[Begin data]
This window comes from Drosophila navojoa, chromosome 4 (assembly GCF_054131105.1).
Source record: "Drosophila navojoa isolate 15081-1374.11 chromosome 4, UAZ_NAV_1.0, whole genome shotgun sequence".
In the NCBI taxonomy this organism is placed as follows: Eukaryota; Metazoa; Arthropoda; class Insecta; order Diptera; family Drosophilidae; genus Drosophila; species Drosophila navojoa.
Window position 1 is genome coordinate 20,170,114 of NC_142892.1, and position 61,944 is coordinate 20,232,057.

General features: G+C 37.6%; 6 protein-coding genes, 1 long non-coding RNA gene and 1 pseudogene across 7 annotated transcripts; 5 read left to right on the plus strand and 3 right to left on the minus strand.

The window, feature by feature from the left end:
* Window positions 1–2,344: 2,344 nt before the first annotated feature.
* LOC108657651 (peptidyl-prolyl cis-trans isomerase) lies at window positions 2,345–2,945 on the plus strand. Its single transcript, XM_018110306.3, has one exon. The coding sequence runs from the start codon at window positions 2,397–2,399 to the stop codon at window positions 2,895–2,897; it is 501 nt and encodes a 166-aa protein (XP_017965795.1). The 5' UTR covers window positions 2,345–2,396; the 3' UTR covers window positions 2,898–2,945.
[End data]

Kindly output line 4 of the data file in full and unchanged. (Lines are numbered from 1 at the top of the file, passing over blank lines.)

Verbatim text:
Window position 1 is genome coordinate 20,170,114 of NC_142892.1, and position 61,944 is coordinate 20,232,057.